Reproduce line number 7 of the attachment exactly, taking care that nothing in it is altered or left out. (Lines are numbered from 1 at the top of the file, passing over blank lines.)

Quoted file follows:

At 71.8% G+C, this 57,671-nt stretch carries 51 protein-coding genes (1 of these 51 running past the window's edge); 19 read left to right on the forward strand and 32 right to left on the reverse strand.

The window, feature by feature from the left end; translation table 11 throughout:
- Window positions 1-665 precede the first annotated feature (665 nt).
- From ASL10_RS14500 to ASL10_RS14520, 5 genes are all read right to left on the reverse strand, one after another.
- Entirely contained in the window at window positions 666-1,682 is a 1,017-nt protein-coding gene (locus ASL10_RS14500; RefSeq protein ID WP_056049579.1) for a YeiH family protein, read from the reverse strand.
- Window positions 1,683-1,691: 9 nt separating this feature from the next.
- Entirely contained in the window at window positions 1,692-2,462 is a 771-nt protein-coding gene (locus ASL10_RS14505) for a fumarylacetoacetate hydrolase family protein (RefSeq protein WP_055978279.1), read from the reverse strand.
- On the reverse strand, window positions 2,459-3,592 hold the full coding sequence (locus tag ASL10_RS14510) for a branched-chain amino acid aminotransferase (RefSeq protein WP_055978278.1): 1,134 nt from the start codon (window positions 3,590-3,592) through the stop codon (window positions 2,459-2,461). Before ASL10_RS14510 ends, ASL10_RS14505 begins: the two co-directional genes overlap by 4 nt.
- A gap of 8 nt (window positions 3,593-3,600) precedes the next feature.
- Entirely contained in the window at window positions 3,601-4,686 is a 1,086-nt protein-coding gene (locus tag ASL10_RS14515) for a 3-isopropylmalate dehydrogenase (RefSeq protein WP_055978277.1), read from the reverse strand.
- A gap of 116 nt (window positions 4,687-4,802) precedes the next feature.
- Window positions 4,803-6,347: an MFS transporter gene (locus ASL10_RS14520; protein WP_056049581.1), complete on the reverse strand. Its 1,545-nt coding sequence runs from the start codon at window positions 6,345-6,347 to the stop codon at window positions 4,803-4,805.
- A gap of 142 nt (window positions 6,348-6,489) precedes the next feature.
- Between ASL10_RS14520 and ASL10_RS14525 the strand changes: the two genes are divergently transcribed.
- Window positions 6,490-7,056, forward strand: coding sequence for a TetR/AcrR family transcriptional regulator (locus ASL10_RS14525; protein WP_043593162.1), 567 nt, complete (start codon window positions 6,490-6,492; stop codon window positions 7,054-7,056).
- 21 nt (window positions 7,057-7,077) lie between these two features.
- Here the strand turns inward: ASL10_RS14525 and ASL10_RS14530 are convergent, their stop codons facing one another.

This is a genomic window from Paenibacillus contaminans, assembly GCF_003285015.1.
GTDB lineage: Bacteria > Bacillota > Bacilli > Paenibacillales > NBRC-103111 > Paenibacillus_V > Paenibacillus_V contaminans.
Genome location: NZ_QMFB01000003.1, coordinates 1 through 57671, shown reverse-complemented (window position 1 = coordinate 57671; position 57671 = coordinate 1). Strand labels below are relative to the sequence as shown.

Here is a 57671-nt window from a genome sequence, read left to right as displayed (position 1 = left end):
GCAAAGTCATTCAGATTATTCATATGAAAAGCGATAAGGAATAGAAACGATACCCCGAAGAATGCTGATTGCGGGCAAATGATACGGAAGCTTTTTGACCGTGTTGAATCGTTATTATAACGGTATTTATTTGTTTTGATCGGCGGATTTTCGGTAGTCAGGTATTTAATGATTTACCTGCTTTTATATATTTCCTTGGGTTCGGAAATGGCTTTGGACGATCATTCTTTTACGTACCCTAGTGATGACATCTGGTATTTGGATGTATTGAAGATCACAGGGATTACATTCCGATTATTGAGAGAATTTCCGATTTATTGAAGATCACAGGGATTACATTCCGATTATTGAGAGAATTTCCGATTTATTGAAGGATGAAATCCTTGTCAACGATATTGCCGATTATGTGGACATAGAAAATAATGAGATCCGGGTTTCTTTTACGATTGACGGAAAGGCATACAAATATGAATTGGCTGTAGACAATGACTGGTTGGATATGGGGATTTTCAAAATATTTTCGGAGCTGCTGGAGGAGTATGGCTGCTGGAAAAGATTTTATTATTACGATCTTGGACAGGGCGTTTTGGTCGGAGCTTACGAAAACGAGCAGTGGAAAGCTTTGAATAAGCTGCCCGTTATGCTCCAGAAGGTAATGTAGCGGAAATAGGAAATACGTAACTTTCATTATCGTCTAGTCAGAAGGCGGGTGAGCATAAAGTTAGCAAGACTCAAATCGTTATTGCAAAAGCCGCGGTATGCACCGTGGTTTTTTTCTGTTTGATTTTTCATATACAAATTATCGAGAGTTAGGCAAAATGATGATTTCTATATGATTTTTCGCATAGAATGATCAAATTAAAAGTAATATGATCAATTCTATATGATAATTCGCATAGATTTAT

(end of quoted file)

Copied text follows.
- Entirely contained in the window at window positions 1,692-2,462 is a 771-nt protein-coding gene (locus ASL10_RS14505) for a fumarylacetoacetate hydrolase family protein (RefSeq protein WP_055978279.1), read from the reverse strand.